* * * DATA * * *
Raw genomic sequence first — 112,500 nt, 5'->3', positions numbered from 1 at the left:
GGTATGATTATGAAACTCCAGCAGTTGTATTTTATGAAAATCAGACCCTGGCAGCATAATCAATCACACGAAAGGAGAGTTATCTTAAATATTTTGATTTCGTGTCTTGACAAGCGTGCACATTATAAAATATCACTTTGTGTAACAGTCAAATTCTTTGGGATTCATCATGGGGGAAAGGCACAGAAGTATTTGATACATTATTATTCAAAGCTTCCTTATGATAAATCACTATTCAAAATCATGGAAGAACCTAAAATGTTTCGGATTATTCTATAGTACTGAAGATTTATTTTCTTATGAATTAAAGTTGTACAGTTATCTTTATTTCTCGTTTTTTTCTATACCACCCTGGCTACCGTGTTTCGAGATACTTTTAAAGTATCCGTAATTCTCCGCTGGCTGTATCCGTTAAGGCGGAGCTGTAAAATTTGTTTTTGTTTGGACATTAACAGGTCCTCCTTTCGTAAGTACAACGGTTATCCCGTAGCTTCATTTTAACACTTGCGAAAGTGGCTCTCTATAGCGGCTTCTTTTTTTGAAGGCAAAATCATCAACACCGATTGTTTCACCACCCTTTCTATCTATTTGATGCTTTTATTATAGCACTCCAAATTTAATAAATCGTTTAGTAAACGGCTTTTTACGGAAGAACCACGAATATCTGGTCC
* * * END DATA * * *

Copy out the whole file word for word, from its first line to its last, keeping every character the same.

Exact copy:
Raw genomic sequence first — 112,500 nt, 5'->3', positions numbered from 1 at the left:
GGTATGATTATGAAACTCCAGCAGTTGTATTTTATGAAAATCAGACCCTGGCAGCATAATCAATCACACGAAAGGAGAGTTATCTTAAATATTTTGATTTCGTGTCTTGACAAGCGTGCACATTATAAAATATCACTTTGTGTAACAGTCAAATTCTTTGGGATTCATCATGGGGGAAAGGCACAGAAGTATTTGATACATTATTATTCAAAGCTTCCTTATGATAAATCACTATTCAAAATCATGGAAGAACCTAAAATGTTTCGGATTATTCTATAGTACTGAAGATTTATTTTCTTATGAATTAAAGTTGTACAGTTATCTTTATTTCTCGTTTTTTTCTATACCACCCTGGCTACCGTGTTTCGAGATACTTTTAAAGTATCCGTAATTCTCCGCTGGCTGTATCCGTTAAGGCGGAGCTGTAAAATTTGTTTTTGTTTGGACATTAACAGGTCCTCCTTTCGTAAGTACAACGGTTATCCCGTAGCTTCATTTTAACACTTGCGAAAGTGGCTCTCTATAGCGGCTTCTTTTTTTGAAGGCAAAATCATCAACACCGATTGTTTCACCACCCTTTCTATCTATTTGATGCTTTTATTATAGCACTCCAAATTTAATAAATCGTTTAGTAAACGGCTTTTTACGGAAGAACCACGAATATCTGGTCC